I should say that my knowledge of these things is strictly theoretical, not hands on, so I'd love to hear from more experienced members on this.

Incidentally, can you share an image of what you see on the oscilloscope from your rectifier right now? I think I'm visualizing it correctly, but I'd like to see what you're seeing.

Joined Jul 18, 2013
27,607
It sounds as though you have a 2ph system? L1, L2 and Neutral if truly 120°?
Therefore you would have a 4 conductor outlet which included the ground??
In any case, if you want single phase rectification either go across the 120v or across the 240v conductors, but I think you have something very odd there.
I would double check and confirm.
Italy shows 220v 50hz 1ph either 2 pin or 3 pin (earth) sockets.
Max.

Last edited:

ebeowulf17

Joined Aug 12, 2014
3,307
It sounds as though you have a 2ph system? L1, L2 and Neutral if truly 120°?
Therefore you would have a 4 conductor outlet which included the ground??
In any case, if you want single phase rectification either go across the 120v or across the 240v conductors, but I think you have something very odd there.
I would double check and confirm.
Italy shows 220v 50hz 1ph either 2 pin or 3 pin (earth) sockets.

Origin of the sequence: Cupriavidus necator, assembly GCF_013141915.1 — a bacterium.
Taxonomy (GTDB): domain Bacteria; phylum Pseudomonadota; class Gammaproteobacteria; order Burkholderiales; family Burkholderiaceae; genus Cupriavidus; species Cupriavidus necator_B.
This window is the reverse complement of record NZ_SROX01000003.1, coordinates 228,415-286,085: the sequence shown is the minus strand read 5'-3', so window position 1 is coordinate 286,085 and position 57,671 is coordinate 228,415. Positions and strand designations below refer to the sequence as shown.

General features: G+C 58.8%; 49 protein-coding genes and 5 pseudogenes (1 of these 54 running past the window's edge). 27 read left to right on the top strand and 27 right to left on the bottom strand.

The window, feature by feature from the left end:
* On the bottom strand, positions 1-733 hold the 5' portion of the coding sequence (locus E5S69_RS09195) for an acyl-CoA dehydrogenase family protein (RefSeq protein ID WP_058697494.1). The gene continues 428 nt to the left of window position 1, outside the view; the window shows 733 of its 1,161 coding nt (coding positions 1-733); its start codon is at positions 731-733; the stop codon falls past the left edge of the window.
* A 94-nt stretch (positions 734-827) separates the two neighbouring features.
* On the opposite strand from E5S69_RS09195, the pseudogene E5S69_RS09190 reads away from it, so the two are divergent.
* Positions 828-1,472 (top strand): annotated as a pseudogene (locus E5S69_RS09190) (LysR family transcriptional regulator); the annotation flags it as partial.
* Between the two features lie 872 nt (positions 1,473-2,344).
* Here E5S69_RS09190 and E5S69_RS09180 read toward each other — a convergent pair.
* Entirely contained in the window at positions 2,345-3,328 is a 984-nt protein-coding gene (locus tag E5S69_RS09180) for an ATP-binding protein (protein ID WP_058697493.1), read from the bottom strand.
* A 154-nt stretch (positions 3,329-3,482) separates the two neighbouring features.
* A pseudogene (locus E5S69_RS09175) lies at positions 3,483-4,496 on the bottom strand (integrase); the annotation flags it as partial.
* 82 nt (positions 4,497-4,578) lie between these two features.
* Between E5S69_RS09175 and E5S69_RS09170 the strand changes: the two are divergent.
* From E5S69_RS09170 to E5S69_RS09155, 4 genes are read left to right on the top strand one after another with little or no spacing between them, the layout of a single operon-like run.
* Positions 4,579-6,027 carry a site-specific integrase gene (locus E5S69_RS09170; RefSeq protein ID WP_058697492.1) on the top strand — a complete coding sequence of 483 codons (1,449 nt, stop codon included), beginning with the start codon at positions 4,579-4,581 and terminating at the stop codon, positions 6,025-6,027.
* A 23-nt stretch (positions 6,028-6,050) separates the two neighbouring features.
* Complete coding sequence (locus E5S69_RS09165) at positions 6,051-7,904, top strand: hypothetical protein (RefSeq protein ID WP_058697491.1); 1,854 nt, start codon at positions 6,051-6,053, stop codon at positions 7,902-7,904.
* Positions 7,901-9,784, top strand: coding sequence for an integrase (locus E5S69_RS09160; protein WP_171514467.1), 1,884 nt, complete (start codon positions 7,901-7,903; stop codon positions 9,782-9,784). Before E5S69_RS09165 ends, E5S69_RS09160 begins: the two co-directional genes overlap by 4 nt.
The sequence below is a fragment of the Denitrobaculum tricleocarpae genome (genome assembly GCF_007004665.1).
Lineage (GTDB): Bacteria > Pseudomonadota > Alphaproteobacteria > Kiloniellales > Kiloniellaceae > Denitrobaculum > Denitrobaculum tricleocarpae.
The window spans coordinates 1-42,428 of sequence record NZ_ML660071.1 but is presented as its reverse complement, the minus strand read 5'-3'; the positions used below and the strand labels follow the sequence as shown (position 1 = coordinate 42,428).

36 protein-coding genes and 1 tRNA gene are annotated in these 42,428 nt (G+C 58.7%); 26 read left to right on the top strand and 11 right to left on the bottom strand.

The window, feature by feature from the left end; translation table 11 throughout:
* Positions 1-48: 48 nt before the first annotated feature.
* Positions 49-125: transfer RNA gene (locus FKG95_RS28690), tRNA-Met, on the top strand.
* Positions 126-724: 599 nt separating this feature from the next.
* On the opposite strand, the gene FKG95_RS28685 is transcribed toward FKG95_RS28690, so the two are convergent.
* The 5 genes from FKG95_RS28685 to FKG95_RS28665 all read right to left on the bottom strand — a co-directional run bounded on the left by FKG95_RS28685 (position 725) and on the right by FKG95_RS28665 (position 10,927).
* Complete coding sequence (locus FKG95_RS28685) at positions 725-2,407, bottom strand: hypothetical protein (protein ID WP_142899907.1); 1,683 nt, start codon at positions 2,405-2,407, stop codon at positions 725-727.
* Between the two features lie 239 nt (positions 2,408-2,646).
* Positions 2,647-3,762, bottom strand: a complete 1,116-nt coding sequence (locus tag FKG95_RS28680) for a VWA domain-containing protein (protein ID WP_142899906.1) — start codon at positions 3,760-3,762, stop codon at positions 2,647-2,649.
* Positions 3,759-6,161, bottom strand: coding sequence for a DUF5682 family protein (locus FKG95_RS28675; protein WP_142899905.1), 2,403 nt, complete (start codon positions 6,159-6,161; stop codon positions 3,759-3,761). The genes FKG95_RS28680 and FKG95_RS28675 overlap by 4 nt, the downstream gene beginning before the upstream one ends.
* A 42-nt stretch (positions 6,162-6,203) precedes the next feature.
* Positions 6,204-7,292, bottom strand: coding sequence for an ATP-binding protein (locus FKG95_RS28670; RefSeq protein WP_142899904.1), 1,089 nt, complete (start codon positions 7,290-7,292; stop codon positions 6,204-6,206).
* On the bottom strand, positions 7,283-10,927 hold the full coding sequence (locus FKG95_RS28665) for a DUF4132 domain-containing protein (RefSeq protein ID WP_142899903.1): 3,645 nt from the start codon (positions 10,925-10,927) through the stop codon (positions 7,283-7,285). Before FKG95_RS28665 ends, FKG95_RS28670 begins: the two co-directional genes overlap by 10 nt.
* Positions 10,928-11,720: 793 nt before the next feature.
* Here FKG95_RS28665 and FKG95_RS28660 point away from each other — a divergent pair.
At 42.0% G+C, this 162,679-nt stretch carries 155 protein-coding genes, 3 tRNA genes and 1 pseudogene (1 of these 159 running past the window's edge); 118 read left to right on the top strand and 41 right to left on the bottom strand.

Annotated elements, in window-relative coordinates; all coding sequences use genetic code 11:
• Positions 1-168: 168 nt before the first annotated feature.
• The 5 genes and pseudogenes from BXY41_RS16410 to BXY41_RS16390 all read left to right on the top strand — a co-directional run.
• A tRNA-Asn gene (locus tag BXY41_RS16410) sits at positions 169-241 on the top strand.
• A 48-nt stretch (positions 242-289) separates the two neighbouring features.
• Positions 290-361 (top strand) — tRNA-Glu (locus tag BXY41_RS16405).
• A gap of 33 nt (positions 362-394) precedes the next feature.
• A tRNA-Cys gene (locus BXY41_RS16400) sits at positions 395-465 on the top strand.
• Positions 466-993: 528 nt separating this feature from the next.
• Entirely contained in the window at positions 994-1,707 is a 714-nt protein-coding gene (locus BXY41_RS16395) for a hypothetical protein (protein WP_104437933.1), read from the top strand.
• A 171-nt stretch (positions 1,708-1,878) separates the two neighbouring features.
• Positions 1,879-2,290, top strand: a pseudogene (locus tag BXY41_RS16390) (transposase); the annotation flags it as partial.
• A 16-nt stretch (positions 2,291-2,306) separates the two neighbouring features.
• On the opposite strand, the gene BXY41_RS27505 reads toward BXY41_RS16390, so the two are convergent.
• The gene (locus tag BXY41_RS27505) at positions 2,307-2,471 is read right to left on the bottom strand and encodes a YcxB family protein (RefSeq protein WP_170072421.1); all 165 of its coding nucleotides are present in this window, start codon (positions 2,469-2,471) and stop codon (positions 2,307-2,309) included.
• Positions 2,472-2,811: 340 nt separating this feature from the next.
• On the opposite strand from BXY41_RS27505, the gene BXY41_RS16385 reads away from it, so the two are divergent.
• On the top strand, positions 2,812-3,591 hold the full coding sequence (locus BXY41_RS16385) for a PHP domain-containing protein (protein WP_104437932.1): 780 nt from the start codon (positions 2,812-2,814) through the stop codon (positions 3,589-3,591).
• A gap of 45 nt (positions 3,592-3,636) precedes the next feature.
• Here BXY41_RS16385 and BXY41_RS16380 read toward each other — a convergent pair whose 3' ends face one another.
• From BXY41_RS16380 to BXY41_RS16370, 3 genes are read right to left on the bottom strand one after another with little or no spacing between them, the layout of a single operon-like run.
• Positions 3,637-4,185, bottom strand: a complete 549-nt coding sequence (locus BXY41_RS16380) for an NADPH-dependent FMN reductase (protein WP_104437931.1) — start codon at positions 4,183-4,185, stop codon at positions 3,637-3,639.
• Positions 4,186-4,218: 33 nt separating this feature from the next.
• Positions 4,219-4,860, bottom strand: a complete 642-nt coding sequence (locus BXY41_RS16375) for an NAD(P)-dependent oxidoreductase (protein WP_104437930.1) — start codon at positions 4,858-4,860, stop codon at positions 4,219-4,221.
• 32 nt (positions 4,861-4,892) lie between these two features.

Max.
From what I've heard, most of Europe is either single phase ~230-240 (3 wires: hot, neutral, ground) or three phase (4 wires: 3 hots, ground, no neutral) and it's not uncommon to find single phase devices powered by two of three legs of a three phase circuit. My only knowledge of this is with regards to commercial espresso machines, but in that context I've heard similar stories pretty consistently. I don't think there's anything like our split-phase power in Italy.

I'm guessing from the description that he's working with two of the three legs from a 3-phase power system. I played around with some simulations and it looks like you could get odd waveforms out of a rectifier in this scenario, but also like a transformer would solve the problem:

EDIT:
I'm attaching the LTspice files in case my sims don't make sense as they are.

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Picbuster

Joined Dec 2, 2013
1,045